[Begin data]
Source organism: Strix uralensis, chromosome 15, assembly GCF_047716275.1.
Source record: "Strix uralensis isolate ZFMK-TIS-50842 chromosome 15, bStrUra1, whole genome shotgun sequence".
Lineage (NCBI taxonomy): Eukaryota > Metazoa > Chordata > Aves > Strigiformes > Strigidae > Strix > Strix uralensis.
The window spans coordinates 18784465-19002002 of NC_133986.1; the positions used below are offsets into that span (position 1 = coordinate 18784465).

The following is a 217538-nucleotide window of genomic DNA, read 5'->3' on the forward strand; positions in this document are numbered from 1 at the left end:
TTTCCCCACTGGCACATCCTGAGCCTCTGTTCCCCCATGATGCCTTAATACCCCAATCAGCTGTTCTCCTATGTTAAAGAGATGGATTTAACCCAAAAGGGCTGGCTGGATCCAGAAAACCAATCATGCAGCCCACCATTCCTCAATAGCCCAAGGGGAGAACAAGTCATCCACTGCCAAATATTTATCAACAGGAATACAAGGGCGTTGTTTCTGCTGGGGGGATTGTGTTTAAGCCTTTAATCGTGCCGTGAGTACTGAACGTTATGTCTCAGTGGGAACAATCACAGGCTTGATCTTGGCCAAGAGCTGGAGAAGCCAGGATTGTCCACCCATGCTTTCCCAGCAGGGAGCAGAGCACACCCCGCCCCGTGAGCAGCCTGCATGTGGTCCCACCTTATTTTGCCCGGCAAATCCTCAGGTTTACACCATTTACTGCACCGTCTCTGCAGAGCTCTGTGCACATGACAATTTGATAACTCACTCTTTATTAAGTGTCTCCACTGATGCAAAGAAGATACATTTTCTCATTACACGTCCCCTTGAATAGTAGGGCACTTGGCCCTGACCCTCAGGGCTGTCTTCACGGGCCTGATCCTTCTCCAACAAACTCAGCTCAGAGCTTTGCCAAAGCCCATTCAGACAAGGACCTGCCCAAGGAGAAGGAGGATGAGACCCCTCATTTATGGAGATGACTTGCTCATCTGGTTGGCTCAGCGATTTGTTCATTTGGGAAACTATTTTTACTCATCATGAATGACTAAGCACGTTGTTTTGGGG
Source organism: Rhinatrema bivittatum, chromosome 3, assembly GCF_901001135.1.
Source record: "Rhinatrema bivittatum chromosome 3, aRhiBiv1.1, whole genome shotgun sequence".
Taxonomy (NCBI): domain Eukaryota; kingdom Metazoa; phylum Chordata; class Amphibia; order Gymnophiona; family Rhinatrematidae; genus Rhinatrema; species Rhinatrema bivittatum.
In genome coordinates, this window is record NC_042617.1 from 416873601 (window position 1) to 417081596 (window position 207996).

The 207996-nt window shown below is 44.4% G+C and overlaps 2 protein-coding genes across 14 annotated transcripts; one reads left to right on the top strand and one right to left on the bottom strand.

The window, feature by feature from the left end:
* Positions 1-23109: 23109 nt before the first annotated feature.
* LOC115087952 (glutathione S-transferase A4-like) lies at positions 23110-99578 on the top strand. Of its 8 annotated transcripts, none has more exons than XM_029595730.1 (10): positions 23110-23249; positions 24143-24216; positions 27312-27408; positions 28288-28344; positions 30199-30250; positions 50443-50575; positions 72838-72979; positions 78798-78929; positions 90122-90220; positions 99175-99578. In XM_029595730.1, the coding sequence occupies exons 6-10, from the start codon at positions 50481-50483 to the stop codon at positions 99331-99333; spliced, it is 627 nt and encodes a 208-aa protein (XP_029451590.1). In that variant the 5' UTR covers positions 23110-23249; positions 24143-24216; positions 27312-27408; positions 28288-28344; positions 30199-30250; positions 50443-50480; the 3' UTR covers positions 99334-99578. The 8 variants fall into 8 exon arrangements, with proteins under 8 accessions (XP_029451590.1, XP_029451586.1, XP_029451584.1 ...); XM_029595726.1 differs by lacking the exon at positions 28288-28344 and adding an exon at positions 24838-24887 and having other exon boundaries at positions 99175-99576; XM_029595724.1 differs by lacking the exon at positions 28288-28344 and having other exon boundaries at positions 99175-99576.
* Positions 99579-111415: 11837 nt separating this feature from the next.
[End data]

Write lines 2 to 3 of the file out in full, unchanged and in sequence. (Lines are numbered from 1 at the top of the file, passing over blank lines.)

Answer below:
Source record: "Strix uralensis isolate ZFMK-TIS-50842 chromosome 15, bStrUra1, whole genome shotgun sequence".
Lineage (NCBI taxonomy): Eukaryota > Metazoa > Chordata > Aves > Strigiformes > Strigidae > Strix > Strix uralensis.